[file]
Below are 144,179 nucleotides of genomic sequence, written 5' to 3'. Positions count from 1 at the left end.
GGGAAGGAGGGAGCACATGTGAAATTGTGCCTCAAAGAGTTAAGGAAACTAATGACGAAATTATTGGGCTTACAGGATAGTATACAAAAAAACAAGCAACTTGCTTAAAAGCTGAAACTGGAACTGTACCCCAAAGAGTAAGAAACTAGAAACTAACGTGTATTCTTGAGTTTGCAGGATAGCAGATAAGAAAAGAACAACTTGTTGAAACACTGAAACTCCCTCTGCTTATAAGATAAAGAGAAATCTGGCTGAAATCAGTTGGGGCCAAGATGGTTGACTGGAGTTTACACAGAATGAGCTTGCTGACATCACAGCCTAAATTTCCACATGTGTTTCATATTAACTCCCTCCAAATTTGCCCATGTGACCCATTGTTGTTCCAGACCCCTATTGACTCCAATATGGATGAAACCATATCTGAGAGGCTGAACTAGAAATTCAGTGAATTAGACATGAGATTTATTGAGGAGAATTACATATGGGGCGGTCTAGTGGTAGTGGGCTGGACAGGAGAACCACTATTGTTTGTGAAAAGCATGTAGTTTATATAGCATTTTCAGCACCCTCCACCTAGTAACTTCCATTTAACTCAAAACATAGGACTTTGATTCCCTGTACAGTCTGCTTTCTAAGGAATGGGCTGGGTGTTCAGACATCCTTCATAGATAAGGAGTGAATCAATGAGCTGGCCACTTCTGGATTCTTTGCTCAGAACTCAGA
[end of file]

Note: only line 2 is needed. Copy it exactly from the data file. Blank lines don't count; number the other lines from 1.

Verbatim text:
GGGAAGGAGGGAGCACATGTGAAATTGTGCCTCAAAGAGTTAAGGAAACTAATGACGAAATTATTGGGCTTACAGGATAGTATACAAAAAAACAAGCAACTTGCTTAAAAGCTGAAACTGGAACTGTACCCCAAAGAGTAAGAAACTAGAAACTAACGTGTATTCTTGAGTTTGCAGGATAGCAGATAAGAAAAGAACAACTTGTTGAAACACTGAAACTCCCTCTGCTTATAAGATAAAGAGAAATCTGGCTGAAATCAGTTGGGGCCAAGATGGTTGACTGGAGTTTACACAGAATGAGCTTGCTGACATCACAGCCTAAATTTCCACATGTGTTTCATATTAACTCCCTCCAAATTTGCCCATGTGACCCATTGTTGTTCCAGACCCCTATTGACTCCAATATGGATGAAACCATATCTGAGAGGCTGAACTAGAAATTCAGTGAATTAGACATGAGATTTATTGAGGAGAATTACATATGGGGCGGTCTAGTGGTAGTGGGCTGGACAGGAGAACCACTATTGTTTGTGAAAAGCATGTAGTTTATATAGCATTTTCAGCACCCTCCACCTAGTAACTTCCATTTAACTCAAAACATAGGACTTTGATTCCCTGTACAGTCTGCTTTCTAAGGAATGGGCTGGGTGTTCAGACATCCTTCATAGATAAGGAGTGAATCAATGAGCTGGCCACTTCTGGATTCTTTGCTCAGAACTCAGA